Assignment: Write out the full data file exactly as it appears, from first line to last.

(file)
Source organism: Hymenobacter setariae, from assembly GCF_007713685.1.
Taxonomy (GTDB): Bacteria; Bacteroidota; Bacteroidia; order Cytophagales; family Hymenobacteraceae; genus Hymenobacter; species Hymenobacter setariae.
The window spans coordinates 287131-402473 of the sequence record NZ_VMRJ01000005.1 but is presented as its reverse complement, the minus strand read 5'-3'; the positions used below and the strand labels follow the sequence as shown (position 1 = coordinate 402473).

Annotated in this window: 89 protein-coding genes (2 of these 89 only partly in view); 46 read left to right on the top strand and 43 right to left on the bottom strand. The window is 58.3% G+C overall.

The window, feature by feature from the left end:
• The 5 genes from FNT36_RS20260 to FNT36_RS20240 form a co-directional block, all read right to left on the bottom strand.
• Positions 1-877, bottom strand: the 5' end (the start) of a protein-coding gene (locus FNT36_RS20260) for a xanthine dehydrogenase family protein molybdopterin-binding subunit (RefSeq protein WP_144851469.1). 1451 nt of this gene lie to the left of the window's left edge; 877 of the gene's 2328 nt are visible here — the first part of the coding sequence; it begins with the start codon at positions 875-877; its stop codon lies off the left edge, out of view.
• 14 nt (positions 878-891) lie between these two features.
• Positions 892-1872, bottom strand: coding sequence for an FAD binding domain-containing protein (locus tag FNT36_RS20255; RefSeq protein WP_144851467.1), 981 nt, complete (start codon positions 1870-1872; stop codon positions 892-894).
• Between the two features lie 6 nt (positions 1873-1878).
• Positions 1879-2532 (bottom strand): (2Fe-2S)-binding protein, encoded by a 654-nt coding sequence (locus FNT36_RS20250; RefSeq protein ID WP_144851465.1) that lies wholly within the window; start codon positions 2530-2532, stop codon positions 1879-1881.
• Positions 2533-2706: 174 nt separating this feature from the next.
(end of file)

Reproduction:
Source organism: Hymenobacter setariae, from assembly GCF_007713685.1.
Taxonomy (GTDB): Bacteria; Bacteroidota; Bacteroidia; order Cytophagales; family Hymenobacteraceae; genus Hymenobacter; species Hymenobacter setariae.
The window spans coordinates 287131-402473 of the sequence record NZ_VMRJ01000005.1 but is presented as its reverse complement, the minus strand read 5'-3'; the positions used below and the strand labels follow the sequence as shown (position 1 = coordinate 402473).

Annotated in this window: 89 protein-coding genes (2 of these 89 only partly in view); 46 read left to right on the top strand and 43 right to left on the bottom strand. The window is 58.3% G+C overall.

The window, feature by feature from the left end:
• The 5 genes from FNT36_RS20260 to FNT36_RS20240 form a co-directional block, all read right to left on the bottom strand.
• Positions 1-877, bottom strand: the 5' end (the start) of a protein-coding gene (locus FNT36_RS20260) for a xanthine dehydrogenase family protein molybdopterin-binding subunit (RefSeq protein WP_144851469.1). 1451 nt of this gene lie to the left of the window's left edge; 877 of the gene's 2328 nt are visible here — the first part of the coding sequence; it begins with the start codon at positions 875-877; its stop codon lies off the left edge, out of view.
• 14 nt (positions 878-891) lie between these two features.
• Positions 892-1872, bottom strand: coding sequence for an FAD binding domain-containing protein (locus tag FNT36_RS20255; RefSeq protein WP_144851467.1), 981 nt, complete (start codon positions 1870-1872; stop codon positions 892-894).
• Between the two features lie 6 nt (positions 1873-1878).
• Positions 1879-2532 (bottom strand): (2Fe-2S)-binding protein, encoded by a 654-nt coding sequence (locus FNT36_RS20250; RefSeq protein ID WP_144851465.1) that lies wholly within the window; start codon positions 2530-2532, stop codon positions 1879-1881.
• Positions 2533-2706: 174 nt separating this feature from the next.